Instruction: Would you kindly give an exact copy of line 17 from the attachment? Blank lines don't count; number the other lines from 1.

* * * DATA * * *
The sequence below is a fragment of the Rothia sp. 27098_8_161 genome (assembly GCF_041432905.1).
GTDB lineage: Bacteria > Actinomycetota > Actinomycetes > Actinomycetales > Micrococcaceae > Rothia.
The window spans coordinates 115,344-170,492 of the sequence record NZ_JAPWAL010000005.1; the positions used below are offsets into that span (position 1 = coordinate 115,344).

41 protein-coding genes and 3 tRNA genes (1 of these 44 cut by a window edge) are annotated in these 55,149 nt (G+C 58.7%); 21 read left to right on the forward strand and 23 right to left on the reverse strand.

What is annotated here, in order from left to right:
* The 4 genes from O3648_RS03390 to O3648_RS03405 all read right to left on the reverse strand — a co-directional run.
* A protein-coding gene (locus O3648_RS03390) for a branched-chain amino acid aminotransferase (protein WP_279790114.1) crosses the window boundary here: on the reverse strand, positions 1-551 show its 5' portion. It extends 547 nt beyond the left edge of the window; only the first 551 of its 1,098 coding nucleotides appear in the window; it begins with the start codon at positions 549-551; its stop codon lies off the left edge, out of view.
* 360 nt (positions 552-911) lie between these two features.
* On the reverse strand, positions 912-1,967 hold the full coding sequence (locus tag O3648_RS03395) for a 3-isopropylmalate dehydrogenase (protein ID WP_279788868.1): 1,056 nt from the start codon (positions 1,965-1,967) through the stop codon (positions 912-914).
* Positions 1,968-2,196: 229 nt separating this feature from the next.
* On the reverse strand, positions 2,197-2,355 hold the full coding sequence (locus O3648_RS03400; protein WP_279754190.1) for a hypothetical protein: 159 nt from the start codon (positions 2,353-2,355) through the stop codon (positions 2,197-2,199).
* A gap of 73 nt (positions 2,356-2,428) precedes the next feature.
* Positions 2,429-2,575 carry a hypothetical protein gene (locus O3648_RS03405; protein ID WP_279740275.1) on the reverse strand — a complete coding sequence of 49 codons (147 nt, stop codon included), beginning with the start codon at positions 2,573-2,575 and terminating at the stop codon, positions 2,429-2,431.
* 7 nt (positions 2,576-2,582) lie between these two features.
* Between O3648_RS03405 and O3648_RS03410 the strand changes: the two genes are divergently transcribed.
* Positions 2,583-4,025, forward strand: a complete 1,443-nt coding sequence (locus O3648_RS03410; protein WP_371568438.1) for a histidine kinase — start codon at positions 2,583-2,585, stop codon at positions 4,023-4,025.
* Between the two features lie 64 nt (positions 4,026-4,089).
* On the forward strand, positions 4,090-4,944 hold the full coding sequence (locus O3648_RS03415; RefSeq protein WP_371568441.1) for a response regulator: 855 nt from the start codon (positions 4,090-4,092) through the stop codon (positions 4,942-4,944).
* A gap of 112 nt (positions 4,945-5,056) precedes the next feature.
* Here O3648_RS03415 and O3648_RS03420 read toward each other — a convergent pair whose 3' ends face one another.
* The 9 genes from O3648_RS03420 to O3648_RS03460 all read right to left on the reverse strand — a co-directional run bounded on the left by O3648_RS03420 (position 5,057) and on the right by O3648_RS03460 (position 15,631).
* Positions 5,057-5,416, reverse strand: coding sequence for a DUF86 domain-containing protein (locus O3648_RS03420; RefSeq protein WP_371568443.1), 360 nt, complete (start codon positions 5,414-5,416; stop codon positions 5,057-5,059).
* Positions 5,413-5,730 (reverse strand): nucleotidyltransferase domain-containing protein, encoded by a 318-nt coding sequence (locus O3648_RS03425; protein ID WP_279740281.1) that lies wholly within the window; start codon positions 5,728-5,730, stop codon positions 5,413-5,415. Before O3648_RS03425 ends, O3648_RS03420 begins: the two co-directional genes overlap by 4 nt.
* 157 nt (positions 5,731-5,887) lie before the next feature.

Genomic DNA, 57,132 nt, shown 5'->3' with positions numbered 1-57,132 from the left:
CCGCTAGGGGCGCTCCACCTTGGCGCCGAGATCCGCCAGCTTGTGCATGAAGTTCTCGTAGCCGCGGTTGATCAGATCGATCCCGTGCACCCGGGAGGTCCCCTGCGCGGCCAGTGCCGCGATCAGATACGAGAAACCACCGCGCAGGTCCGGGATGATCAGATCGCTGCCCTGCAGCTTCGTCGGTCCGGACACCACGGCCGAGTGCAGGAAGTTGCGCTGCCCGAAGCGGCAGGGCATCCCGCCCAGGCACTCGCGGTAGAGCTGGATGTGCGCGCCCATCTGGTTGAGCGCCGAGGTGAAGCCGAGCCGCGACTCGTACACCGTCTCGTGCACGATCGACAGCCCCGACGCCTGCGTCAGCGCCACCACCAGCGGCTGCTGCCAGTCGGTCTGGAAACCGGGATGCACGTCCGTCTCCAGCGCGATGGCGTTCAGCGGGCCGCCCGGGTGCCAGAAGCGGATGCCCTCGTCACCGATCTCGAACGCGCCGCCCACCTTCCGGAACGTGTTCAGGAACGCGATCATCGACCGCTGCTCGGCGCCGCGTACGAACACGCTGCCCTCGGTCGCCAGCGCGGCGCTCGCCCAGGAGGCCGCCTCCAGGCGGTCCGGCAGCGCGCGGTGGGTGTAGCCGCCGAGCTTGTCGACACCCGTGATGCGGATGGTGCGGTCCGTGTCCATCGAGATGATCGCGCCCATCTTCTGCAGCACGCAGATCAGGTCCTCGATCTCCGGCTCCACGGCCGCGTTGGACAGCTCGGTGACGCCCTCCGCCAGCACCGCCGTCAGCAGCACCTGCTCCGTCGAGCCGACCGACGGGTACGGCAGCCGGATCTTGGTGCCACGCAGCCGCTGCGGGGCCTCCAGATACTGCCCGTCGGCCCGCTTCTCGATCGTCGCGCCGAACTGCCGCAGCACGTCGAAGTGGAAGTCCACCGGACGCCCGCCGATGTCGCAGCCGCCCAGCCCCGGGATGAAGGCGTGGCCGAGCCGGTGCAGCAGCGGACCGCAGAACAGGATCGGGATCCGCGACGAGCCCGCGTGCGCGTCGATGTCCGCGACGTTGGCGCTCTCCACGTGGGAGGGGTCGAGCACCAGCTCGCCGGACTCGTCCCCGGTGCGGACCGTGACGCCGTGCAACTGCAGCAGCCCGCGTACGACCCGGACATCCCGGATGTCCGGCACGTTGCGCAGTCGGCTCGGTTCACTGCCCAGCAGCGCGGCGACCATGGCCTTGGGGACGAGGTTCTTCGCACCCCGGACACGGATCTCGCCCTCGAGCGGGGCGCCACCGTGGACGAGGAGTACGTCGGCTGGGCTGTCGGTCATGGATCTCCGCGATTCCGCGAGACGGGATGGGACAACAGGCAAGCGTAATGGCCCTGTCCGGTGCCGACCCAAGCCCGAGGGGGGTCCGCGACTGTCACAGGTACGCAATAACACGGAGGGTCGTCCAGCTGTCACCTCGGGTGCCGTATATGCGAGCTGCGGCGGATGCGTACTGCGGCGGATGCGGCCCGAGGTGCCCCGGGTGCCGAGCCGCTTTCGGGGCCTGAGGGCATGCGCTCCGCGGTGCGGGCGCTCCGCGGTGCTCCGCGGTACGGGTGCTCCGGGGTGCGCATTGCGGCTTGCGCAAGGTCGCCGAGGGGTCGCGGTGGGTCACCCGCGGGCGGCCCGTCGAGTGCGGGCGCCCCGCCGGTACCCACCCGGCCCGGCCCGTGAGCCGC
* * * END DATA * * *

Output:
* Between the two features lie 64 nt (positions 4,026-4,089).